While writing this section, I looked Alice Miller up in relation to the complexity of her relationship with her own son (who published a book about their relationship in which he describes her as an extremely difficult and abusive mother even while respecting her work and claiming it saved his life). That was the first time I learned that she was a Jew, which adds even more significance to her explorations about Hitler in For Your Own Good: Hidden Cruelty in Child Rearing and the Roots of Violence. Experiencing compassion for seven-year-old Adolf was a formative moment in my life. It’s as if encountering her prepared me for embracing NVC as a deep practice rooted in certain assumptions about what’s possible for humans rather than simply a method of communication. It’s an article of faith for her that no one, including Hitler, has ever done anything harmful or violent to another unless something was first done to them, especially early on. Only now, writing this, do I also see the connection with the depth of the Jewish belief that human souls are pure. (This phrase is part of the morning prayer: “God, the soul you have given in me is pure.” The awkward preposition is so in the original, too.)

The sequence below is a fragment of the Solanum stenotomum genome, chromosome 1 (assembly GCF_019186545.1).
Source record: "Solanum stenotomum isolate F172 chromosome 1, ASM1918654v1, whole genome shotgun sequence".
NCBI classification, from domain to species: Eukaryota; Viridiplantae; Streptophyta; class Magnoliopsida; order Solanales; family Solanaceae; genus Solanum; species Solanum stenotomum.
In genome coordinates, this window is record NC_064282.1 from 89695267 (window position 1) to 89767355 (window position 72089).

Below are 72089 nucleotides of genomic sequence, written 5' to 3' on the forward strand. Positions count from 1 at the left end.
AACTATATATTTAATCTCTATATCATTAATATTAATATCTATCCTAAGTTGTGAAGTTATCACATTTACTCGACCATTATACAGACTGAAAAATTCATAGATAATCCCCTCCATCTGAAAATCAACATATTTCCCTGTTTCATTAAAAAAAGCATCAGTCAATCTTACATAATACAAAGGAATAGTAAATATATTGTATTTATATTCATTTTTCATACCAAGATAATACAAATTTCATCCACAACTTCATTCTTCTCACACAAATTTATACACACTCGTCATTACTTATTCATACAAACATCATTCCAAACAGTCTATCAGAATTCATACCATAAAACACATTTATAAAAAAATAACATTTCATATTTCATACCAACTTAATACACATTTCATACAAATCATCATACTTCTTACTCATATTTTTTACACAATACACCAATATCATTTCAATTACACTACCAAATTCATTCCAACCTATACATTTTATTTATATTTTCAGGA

This conviction about the full humanity of each perpetrator, regardless of what they have done, was also reinforced by reading James Gilligan’s Violence: Our Deadly Epidemic and Its Causes, a loving and courageous book about people who commited horrific acts of violence whom he encountered as a director of mental health for the Massachusetts prison system.
This perspective has helped me immensely in being able to develop empathic imagination without ever writing off anyone as less than human. It also seems necessary, to some extent, in order to be able to accept the possibility that how we are with each other and in our systems now isn’t inevitable. I wrote an article that ties their work together with other sources into understanding atrocities. It’s called “The Freedom to Disobey.”